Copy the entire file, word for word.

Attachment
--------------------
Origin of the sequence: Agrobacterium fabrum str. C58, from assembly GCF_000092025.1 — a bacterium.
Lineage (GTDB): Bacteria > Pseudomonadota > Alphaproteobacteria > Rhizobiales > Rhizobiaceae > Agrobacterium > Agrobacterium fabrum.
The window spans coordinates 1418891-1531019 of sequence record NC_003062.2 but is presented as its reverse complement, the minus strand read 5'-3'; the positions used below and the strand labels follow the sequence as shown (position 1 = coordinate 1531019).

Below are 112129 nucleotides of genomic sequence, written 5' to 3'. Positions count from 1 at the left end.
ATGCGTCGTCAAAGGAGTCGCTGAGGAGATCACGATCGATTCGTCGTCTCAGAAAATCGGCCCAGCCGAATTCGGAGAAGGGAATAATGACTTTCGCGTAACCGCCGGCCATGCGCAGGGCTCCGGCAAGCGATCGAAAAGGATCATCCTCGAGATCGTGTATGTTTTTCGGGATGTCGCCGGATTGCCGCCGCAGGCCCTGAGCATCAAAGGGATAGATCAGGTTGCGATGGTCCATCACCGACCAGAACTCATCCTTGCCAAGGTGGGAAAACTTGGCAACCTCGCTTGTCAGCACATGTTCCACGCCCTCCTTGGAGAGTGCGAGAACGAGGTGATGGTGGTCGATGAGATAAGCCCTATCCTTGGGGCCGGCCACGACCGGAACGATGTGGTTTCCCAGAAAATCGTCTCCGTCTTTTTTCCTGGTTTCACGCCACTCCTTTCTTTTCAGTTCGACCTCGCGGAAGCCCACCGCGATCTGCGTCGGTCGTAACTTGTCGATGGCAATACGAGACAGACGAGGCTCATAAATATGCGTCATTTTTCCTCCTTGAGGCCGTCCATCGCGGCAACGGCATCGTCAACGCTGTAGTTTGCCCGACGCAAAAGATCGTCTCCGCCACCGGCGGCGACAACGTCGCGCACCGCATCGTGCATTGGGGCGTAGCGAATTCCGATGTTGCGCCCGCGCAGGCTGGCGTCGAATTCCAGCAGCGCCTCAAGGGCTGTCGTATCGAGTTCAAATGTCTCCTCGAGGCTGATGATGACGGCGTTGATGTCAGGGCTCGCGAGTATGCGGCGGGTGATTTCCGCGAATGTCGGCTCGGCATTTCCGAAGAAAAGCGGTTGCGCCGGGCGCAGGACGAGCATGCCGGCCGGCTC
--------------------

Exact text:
Origin of the sequence: Agrobacterium fabrum str. C58, from assembly GCF_000092025.1 — a bacterium.
Lineage (GTDB): Bacteria > Pseudomonadota > Alphaproteobacteria > Rhizobiales > Rhizobiaceae > Agrobacterium > Agrobacterium fabrum.
The window spans coordinates 1418891-1531019 of sequence record NC_003062.2 but is presented as its reverse complement, the minus strand read 5'-3'; the positions used below and the strand labels follow the sequence as shown (position 1 = coordinate 1531019).

Below are 112129 nucleotides of genomic sequence, written 5' to 3'. Positions count from 1 at the left end.
ATGCGTCGTCAAAGGAGTCGCTGAGGAGATCACGATCGATTCGTCGTCTCAGAAAATCGGCCCAGCCGAATTCGGAGAAGGGAATAATGACTTTCGCGTAACCGCCGGCCATGCGCAGGGCTCCGGCAAGCGATCGAAAAGGATCATCCTCGAGATCGTGTATGTTTTTCGGGATGTCGCCGGATTGCCGCCGCAGGCCCTGAGCATCAAAGGGATAGATCAGGTTGCGATGGTCCATCACCGACCAGAACTCATCCTTGCCAAGGTGGGAAAACTTGGCAACCTCGCTTGTCAGCACATGTTCCACGCCCTCCTTGGAGAGTGCGAGAACGAGGTGATGGTGGTCGATGAGATAAGCCCTATCCTTGGGGCCGGCCACGACCGGAACGATGTGGTTTCCCAGAAAATCGTCTCCGTCTTTTTTCCTGGTTTCACGCCACTCCTTTCTTTTCAGTTCGACCTCGCGGAAGCCCACCGCGATCTGCGTCGGTCGTAACTTGTCGATGGCAATACGAGACAGACGAGGCTCATAAATATGCGTCATTTTTCCTCCTTGAGGCCGTCCATCGCGGCAACGGCATCGTCAACGCTGTAGTTTGCCCGACGCAAAAGATCGTCTCCGCCACCGGCGGCGACAACGTCGCGCACCGCATCGTGCATTGGGGCGTAGCGAATTCCGATGTTGCGCCCGCGCAGGCTGGCGTCGAATTCCAGCAGCGCCTCAAGGGCTGTCGTATCGAGTTCAAATGTCTCCTCGAGGCTGATGATGACGGCGTTGATGTCAGGGCTCGCGAGTATGCGGCGGGTGATTTCCGCGAATGTCGGCTCGGCATTTCCGAAGAAAAGCGGTTGCGCCGGGCGCAGGACGAGCATGCCGGCCGGCTC